Here’s an update on the dishes I planned with comments in italics.
I’ve not done much cooking lately. Household projects, and travel have taken up most of my cooking time. Thanksgiving dinner, a time when I usually pull out all of the stops, will be low key this year as I am joining my brother’s family for Thanksgiving dinner. My contribution will be the famous Brown Butter Pumpkin Cake. Very little work but, alas, no leftovers. I’d hoped to have a small group here for an early Thanksgiving dinner but my volunteer work at the American Diabetes Association’s, Portland Expo and Step-Out events conflicted – so I am now going do a small dinner for the two of us in the next couple of days. I am going to prepare an Herb-Roasted Turkey Breast, and try a couple of recipes that, if successful, may make it to the Christmas menu.
First, the Herb Roasted Turkey Breast. This is an easy choice, easy to prepare, with loads of left-over white meat for sandwiches. You must watch this cut carefully because the naturally dry meat can quickly overcook if left in the oven too long. The usual directions say to let the meat reach an internal temperature of 165° and then let it rest for 15 minutes during which time it reaches 170°. I say take the breast out of the oven at 160° and let it reach 165° while resting. This is a recipe from the Food Network’s, Ina Garten, that combines garlic, mustard, herbs, salt, pepper, olive oil, and lemon juice to make a paste that is then applied under and over the skin. It’s always a hit. This is a terrific way to cook turkey breast. The skin crisped nicely and the meat was juicy and flavorful. Next time I will cut down on the amount of garlic and maybe add a little more lemon juice.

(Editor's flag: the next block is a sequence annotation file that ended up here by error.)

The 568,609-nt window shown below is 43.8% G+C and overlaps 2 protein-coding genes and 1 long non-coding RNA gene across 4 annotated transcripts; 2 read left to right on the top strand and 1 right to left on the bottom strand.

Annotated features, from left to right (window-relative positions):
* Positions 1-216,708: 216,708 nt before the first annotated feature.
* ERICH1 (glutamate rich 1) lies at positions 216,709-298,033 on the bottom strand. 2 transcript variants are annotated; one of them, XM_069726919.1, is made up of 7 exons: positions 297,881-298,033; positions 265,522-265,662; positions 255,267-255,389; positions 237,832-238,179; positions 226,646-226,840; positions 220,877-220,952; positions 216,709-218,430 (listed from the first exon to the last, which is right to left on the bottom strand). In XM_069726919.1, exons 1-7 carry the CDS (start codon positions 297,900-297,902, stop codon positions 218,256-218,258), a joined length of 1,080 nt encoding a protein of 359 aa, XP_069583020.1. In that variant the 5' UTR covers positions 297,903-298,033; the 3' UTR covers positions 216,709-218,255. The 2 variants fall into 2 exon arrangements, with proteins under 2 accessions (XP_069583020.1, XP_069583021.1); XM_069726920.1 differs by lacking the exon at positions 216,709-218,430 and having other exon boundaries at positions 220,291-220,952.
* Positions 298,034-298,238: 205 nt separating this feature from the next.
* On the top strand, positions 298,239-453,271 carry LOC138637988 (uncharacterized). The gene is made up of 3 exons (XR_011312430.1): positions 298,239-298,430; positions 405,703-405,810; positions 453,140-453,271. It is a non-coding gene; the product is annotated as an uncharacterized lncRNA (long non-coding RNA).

Next, I am going to test a recipe for Crispy Jerusalem Artichokes with Aged Balsamic. I don’t recall ever tasting these knobby little tubers but I am told they have a slightly sweet and nutty flavor, rather like an artichoke. This is a recipe from Bon Appetit magazine’s November, 2014 issue. Jerusalem Artichokes (or sunchokes) contain a carbohydrate called inulin that can cause a little intestinal distress in some people. If you’ve noticed that apples, for instance, get things moving and shaking down below, sunchokes are probably not for you. I think I overcooked the sunchokes during the initial steaming phase. During the crisping phase I felt that the vegetables became too mushy. I also felt that the finished dish seemed a little greasy. Other than the texture issues the dish was quite good. I would like to try it again, this time reducing the amounts of cooking time and vegetable oil.
Finally I’d like to try the Sourdough, Italian Sausage, and Chestnut Stuffing recipe from the same issue of Bon Appetit. This recipe is very similar to my favorite, go-to stuffing discussed in my Thanksgiving 2013 article. The addition of roasted chestnuts in this recipe intrigued me. I’ve cooked with jarred chestnuts and I felt they were expensive and not that good. This time I’ll try fresh chestnuts and see what the fuss is all about. This dish was an unqualified success. I used Grand Central Bakery’s, Como Bread and it was a good choice. The chestnuts, apples and sausage were a delicious, sweet/savory combination. I will definitely add this recipe to my keeper list.
In the meantime I hope you all are enjoying the Fall cooking season.